The Eastern Conference Quarterfinals series between the Rangers and Capitals was the last series among the eight in the East to get underway in 2013. One thing that both Rangers Coach John Tortorella and Captials Coach Adam Oates talked about leading up to the series was setting the tone from the beginning of the first game. Both teams had a long layoff, having not played for five days since their last regular season games. An early Rangers blunder allowed Washington to set the tone within the first minute of the first game, and to go on to take the first game in this best-of-seven series by a score of 3-1.
One of the Washington Capitals’ strengths from the regular season was their power play. Converting at a rate of 26.8%, the last thing the Rangers wanted to do was take an early penalty. A mere 34 seconds in to the opening frame, the Blueshirts took a bench minor for too many men on the ice. While the Capitals failed to convert the opportunity, they were able to use the man-advantage to make Henrik Lundqvist work. The Caps fired off nine shots on the Rangers net-minder (three on the power play) before the Rangers were able to get their first shot on goal at 8:07 in to the period. After the teams traded some shots and the Capitals killed off a Jay Beagle boarding penalty, the Rangers would get on the board first. Twenty-three seconds after Beagle came out of the penalty box, Rangers winger Carl Hagelin scored on a wrap-around goal (that went off the skate of Capitals D John Erskine, assisted by Ryan Callahan & Ryan McDonagh) to give New York their only lead of the night.
Washington started off the second period on the power play due to a late Ryan McDonagh holding penalty in the first period. This would begin a streak of three straight Capitals power plays in the 2nd period. The Rangers killed off the McDonagh and Taylor Pyatt penalties, but the third time was the charm for the Caps. An Arron Asham penalty led to Alexander Ovechkin’s first goal of the playoffs (assisted by Mike Green & Nicklas Backstrom) at 6:59 of the period to even the game at one.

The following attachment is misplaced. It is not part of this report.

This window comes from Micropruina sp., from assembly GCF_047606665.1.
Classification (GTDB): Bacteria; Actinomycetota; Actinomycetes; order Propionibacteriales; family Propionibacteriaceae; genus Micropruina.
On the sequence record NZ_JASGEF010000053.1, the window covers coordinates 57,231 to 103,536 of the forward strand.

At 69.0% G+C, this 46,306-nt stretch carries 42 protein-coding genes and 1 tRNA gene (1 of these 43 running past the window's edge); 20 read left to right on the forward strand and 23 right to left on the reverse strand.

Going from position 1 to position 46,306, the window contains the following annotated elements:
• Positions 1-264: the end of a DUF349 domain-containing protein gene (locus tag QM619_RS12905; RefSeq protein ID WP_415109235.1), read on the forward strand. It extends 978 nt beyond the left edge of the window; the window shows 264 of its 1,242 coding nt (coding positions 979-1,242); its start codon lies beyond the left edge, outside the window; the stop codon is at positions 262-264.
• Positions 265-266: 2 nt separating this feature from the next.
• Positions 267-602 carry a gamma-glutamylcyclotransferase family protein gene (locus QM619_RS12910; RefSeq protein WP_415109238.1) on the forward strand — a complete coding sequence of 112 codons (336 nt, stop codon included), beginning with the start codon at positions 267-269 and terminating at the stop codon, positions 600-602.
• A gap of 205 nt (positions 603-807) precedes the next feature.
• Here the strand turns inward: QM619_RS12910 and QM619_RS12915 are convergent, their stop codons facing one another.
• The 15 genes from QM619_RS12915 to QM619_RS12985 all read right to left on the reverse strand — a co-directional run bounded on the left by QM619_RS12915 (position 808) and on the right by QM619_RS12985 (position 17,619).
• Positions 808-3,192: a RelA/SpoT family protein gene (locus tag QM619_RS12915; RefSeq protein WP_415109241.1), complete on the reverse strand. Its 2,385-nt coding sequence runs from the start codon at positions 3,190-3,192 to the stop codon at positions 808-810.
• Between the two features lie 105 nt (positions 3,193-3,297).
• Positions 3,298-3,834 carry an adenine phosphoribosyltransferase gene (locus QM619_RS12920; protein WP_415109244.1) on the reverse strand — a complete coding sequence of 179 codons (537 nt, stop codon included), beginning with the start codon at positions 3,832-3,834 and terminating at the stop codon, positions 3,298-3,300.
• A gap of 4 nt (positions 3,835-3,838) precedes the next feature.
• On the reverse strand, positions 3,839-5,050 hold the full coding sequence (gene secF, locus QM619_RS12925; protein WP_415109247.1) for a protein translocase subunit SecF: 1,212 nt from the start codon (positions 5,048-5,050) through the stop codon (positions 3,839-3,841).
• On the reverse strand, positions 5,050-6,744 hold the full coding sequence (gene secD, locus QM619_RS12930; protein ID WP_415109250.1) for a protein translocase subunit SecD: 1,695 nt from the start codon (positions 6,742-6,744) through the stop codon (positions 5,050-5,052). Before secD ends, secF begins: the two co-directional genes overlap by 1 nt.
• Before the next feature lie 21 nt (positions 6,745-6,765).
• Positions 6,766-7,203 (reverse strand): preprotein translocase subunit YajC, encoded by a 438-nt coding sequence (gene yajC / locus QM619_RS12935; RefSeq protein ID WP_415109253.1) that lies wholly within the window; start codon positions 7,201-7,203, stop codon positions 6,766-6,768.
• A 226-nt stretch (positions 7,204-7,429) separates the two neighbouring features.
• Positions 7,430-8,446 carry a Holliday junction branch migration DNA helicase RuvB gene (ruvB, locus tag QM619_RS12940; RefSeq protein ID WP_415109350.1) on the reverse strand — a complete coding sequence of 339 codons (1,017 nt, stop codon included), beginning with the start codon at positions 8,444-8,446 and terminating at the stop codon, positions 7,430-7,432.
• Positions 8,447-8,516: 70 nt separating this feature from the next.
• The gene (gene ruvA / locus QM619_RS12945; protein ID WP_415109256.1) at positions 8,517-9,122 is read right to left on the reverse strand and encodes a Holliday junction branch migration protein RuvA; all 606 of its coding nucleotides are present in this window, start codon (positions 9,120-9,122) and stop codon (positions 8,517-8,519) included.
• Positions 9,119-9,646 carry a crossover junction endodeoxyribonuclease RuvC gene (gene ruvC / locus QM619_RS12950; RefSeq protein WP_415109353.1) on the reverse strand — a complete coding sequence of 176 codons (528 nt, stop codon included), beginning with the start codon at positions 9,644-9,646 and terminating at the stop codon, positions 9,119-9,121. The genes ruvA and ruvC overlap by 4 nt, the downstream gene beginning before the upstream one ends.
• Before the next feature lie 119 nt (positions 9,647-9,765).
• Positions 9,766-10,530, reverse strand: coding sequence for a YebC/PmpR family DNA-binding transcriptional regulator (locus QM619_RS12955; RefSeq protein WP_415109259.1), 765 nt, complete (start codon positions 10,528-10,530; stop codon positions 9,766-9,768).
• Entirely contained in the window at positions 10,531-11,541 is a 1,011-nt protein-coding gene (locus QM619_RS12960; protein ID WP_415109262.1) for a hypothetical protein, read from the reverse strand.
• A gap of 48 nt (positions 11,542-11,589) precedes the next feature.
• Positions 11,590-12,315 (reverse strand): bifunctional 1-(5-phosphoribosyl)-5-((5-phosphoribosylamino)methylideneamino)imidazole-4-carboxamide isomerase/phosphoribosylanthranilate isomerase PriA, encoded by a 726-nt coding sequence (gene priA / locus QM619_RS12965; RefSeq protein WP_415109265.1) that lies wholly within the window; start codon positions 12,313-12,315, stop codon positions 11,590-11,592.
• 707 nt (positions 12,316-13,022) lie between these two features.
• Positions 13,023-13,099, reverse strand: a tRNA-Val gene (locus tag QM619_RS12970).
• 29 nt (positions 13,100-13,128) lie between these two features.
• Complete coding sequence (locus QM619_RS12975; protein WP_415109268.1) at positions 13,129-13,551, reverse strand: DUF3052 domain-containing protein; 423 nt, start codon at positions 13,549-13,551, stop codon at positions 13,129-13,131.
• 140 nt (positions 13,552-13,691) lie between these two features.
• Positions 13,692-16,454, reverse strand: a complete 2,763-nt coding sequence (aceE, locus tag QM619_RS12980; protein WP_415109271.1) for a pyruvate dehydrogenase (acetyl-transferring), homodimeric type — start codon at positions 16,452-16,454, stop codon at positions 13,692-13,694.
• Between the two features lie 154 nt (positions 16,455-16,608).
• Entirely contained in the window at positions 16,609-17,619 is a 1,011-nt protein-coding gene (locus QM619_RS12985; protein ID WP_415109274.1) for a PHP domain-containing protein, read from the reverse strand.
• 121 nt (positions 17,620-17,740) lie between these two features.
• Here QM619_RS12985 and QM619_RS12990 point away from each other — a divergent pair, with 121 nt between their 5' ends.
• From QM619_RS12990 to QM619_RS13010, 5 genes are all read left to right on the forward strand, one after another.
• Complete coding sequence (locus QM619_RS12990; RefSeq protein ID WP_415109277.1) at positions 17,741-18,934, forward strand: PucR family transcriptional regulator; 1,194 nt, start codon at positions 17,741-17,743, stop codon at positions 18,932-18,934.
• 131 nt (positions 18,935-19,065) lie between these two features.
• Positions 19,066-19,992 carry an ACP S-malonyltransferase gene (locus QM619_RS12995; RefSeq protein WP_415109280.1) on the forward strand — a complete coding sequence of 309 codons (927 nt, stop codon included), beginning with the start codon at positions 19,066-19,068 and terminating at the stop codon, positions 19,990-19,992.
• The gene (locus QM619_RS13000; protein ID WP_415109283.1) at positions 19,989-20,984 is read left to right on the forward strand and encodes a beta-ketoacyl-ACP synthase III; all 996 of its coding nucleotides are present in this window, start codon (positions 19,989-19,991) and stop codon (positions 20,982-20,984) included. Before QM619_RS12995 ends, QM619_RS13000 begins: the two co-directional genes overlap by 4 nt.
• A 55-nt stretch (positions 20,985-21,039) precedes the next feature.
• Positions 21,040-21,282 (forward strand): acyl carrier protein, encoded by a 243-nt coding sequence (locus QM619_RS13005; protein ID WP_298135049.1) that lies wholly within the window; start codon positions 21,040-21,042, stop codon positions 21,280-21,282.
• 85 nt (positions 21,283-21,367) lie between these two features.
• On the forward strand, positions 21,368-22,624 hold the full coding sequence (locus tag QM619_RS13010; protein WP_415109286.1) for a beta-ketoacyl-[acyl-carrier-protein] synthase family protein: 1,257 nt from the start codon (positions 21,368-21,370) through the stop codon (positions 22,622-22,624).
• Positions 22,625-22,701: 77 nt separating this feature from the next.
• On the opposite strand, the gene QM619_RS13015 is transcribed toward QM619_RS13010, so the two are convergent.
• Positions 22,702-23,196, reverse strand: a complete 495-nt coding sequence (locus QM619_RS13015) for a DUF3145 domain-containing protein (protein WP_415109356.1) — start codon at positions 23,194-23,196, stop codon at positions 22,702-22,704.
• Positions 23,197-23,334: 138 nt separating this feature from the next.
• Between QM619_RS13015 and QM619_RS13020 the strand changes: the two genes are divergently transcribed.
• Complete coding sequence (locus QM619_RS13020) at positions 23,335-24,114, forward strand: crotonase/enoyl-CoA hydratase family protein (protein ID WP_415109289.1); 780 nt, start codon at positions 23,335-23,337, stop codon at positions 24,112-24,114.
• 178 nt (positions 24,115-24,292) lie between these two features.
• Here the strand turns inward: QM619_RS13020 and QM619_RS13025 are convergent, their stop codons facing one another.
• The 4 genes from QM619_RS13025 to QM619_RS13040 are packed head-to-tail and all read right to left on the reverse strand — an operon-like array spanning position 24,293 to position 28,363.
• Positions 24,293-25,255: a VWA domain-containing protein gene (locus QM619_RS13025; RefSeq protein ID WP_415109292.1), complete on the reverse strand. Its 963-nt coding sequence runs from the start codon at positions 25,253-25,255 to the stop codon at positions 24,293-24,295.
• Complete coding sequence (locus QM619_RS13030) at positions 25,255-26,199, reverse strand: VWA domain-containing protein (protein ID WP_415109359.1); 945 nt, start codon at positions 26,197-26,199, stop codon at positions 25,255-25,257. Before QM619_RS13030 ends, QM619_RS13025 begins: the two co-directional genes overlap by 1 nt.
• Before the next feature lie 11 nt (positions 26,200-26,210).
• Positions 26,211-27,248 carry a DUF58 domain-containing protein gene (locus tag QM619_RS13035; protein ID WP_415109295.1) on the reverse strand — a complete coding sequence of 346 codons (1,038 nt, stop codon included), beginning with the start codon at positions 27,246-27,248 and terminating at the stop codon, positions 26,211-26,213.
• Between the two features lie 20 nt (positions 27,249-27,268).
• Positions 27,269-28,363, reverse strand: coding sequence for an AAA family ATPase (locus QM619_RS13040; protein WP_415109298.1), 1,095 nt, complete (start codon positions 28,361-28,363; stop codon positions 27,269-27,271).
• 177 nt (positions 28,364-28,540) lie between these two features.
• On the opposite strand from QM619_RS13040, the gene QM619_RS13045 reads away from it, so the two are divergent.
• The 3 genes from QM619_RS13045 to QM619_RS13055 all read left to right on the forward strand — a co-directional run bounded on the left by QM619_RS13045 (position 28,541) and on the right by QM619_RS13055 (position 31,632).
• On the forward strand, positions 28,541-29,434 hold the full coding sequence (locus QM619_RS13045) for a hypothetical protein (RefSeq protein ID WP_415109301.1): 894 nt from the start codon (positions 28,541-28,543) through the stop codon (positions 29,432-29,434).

The special-teams fest continued on through the second period. The Capitals penalty kill went to work at 9:40 of the frame, first with a Martin Erat boarding penalty. A little over a minute after that, Eric Fehr was also sent to the box for interfering with Ryan Callahan (both would get matching roughing penalties as well), and the Rangers had a golden opportunity with a 5-on-3 for 56 seconds, and another 1:04 of power play time after that. The Rangers managed to pepper Caps goalie Braden Holtby with five shots on the extended opportunity (two other shots were blocked, a stretch of three other shots went wide), but Holtby kept the Rangers at bay. The momentum of a successful penalty kill carried over to even strength, and the Caps scored two goals within 45 seconds of one another. The first goal came when Capitals D Steve Oleksy found Marcus Johansson behind all of the Rangers skaters with a long pass to give the Caps the lead for good. After that, Henrik Lundqvist was beaten by a long shot (that should have been stopped) from Jason Chimera along the sideboards (Mathieu Perrault on the assist). Chimera has been a Rangers-killer in the playoffs – six of his eight career playoff goals have come against the Blueshirts.
The Capitals offense in the second period was key, but the way Braden Holtby played between the pipes for Washington was the difference in the victory. After stopping seven of eight first period shots, Holtby made 28 saves the rest of the way to get the Capitals to a 1-0 series lead. There was a questionable no-goal called on a John Moore shot with just over four minutes remaining. It looked as if the shot from the Rangers defenseman had beaten Holtby, trickled down his back, and that he pulled the puck back with his glove. But with no clear view of the puck (his glove blocked the cameras view), it was deemed inconclusive.
If the Rangers want to come back to Madison Square Garden with the series tied at one, they need to stay out of the box. With the rate of success the Capitals power play had this season, giving them five power play opportunities is playing with fire. Secondly, and this has been the Achilles Heel of the Rangers for most of the season, their power play needs to convert. There were quality opportunities and enough shots towards the net, but not having big bodies like Ryane Clowe and Brian Boyle to create screens hurts. For the first time this season, the Rangers lost a game in regulation after having a 1st period lead (13-0-1 heading in to the game).
Game 2 is Saturday afternoon at 12:30 p.m. EST in Washington, and can be seen on NBC in the United States and TSN in Canada.